On the other hand, that’s about the only gripe I’ve found with the remote so far. Now, on with the plus points. The Pistons’ remote is very useful because it is compatible with both Android and Apple devices. However, functionality is limited on both platforms. Most Android phones can work with all three buttons, but what are supposed to be volume buttons are considered forward/rewind buttons. That makes them essentially useless since the middle button, used for Pause/Play, also does the same forward/rewind functions with a double press and triple press, respectively. On Apple devices the volume buttons do not work, leaving the middle button the only functional one. Apparently the only devices that utilize all three buttons properly are Xiaomi’s devices.

     But there is one thing to note: the microphone still works. Yes, you read that right – the mic works with all devices without a hitch. And the best part? They sound pretty damn good. They sound clear over multiplayer games, chat sessions, and even recordings on GarageBand. Now that’s functionality.

 

Score: 8.5/10

 

 

 

Audio: Preamble

 

     And now, for the most important section in the entire review. I worked hard on this one, so I really do hope what comes out will be the most precise reviews I’ve ever written. But before we begin, I would like to address a few things:

 

 

Modification

     Yes, I have, in fact, modified my pair of Xiaomi Pistons. That alone is enough to significantly alter the results of the review. However, though I do not own another pair, my sister owns an iF Edition pair, and she has submitted them in for review. So with that, I’d like to give a big thank-you to her for providing the pair.

 

 

iF Edition vs. 2.1

     I would also like to address the issue about the iF Edition Pistons supposedly sounding “brighter” than the 2.1 and 2.0 Pistons. Yes, some people have reported that they did, in fact, notice that the iF Edition sounded brighter than that of the Pistons. However, from my personal experience, I did not notice a difference between either. I have said this multiple times to the many people who asked, and some also reported the same results. Hopefully soon the “rumours” will subside and all will be well. Now, with all that cleared up, let’s begin!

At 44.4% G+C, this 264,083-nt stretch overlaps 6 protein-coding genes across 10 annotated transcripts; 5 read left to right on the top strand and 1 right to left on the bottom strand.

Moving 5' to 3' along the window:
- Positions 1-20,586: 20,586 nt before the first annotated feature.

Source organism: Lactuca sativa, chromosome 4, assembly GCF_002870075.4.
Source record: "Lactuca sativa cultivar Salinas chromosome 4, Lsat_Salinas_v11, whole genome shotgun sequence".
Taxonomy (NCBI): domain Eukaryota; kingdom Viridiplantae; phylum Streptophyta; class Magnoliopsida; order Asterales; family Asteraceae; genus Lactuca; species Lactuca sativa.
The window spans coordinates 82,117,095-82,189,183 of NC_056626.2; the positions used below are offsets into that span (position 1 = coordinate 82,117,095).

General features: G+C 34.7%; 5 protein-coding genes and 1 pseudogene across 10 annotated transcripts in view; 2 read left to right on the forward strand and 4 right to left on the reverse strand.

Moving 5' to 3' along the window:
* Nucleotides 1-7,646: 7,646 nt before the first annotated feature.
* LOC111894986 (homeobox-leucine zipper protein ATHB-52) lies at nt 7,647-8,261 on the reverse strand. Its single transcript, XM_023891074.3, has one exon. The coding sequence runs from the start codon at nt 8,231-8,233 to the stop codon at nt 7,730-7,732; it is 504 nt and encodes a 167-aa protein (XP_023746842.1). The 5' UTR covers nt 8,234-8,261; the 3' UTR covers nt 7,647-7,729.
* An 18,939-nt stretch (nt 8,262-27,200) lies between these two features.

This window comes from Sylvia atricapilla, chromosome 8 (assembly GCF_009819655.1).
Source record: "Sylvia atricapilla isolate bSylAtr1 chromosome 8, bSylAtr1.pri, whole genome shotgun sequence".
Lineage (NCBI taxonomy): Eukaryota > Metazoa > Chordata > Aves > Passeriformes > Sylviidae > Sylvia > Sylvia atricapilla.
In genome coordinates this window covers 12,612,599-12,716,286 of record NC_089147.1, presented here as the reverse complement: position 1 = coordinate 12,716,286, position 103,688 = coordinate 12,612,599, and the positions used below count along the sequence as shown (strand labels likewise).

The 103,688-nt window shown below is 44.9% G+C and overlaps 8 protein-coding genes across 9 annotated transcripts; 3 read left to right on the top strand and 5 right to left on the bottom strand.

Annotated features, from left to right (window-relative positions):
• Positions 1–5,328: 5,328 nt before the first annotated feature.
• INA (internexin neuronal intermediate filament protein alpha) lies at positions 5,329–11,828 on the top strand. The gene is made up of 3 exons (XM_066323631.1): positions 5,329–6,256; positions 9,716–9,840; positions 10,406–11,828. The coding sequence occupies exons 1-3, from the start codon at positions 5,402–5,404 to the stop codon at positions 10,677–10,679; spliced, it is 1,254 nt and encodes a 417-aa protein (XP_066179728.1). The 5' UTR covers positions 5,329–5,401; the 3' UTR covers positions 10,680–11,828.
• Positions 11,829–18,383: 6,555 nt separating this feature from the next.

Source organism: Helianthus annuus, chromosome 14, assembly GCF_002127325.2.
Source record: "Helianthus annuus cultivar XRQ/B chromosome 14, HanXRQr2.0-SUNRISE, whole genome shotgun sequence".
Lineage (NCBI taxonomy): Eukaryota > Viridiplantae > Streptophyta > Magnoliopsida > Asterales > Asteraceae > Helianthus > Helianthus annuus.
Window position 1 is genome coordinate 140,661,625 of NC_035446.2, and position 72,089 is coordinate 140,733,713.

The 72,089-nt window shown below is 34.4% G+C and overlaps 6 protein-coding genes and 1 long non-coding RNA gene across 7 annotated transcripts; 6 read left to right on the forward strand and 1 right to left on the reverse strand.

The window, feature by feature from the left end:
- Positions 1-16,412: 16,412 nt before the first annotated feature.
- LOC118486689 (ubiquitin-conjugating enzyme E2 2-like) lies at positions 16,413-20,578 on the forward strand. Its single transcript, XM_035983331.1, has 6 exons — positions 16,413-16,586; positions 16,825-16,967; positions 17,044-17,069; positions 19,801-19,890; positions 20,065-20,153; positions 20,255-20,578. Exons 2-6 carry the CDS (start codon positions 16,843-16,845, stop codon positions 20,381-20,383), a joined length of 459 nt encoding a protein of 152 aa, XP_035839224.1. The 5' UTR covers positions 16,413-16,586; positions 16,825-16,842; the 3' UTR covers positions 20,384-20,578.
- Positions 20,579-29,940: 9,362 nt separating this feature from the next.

Test Tracks

     When writing headphone reviews, you never settle on just one album. You have to take a wide variety of genres and listen to each and every one of them to see just how good the headphones really are. Well, that’s what I did with my test tracks playlist. Over the past couple of years, I’ve collected various albums of various genres from various artists, which should help a lot in getting me that “precise review” I promised earlier. Below is the list, in a fancy table inspired by the tables which a lot of other great reviewers utilize.

 

Album

Artist

Genre

Format

Ariana Grande

Yours Truly

R&B, Pop

MP3 320 kbps

Ben Prunty

Faster Than Light: OST

Electronica, Score

MP3 320 kbps

Carpenters, The

The Ultimate Collection

Easy Listening, Pop

MP3 320 kbps

Chesky Records

Antonio Vivaldi: The Four Seasons

Classical, Binaural

ALAC

Cliff Richard

Still Reelin’ and A-Rockin’: Live in Sydney, The Ultimate Collection

Rock & Roll, Live

MP3 320 kbps

Daft Punk

Random Access Memories

Electronica, Disco

ALAC

Darren Korb

Bastion Original Soundtrack

Acoustic Trip-Hop, Score

ALAC

Eagles, The

Hell Freezes Over

Acoustic, Rock, Live

ALAC

HAL Laboratory, Inc.

Kirby’s Epic Yarn: The Epic Soundtrack

Acoustic, Score

MP3 VBR V2

John Robert Matz
Ryan Ike
Francisco Cerda

Gunpoint: The Soundtrack

Jazz, Score

ALAC

Katy Perry

PRISM

Pop

MP3 320 kbps

Krewella

Get Wet

House, Dubstep

MP3 320 kbps

Macklemore & Ryan Lewis

The Heist

Rap, Hip-Hop

MP3 320 kbps

Michael Jackson

Bad, Dangerous, Thriller, Xscape

Pop

ALAC

Pink

The Truth About Love

Rock, Pop

MP3 VBR V0

Secrets of Kaplan

The E.P.

Indie Rock

MP3 VBR V0

Skrillex

Bangarang EP, Scary Monsters and Nice Sprites EP, More Monsters and Sprites EP

Dubstep, House

MP3 320 kbps

Sungha Jung

Paint It Acoustic

Solo Guitar, New Age

AAC 256 kbps

Various Artists

Dissidia: Final Fantasy Original Soundtrack, Final Fantasy XIII Original Soundtrack

Various, Score

MP3 320 kbps

Yiruma

The Best: Reminiscent 10th Anniversary Edition

Solo Piano, New Age

ALAC

张伟珈

把梦写给你

Acoustic, Pop

MP3 320 kbps

 

 

Review Process

     These headphones are subjected to a particularly “hands-on” review process. I never leave them standing out on a stand with pink noise played into them; I always listen to them and hear the changes as time goes by. However, as I hear these changes while they burn-in, there is also the phenomenon called “brain burn-in,” or better known as placebo. I take this into account as I write the reviews, and revise if necessary.

 

     The writing of the review takes at least three days’ worth of work, which is spanned out over the course of a week. Since the mind’s impression of the same headphones can change depending on the time of day, I will also take these into account and combine them into one summarized consensus from multiple tests.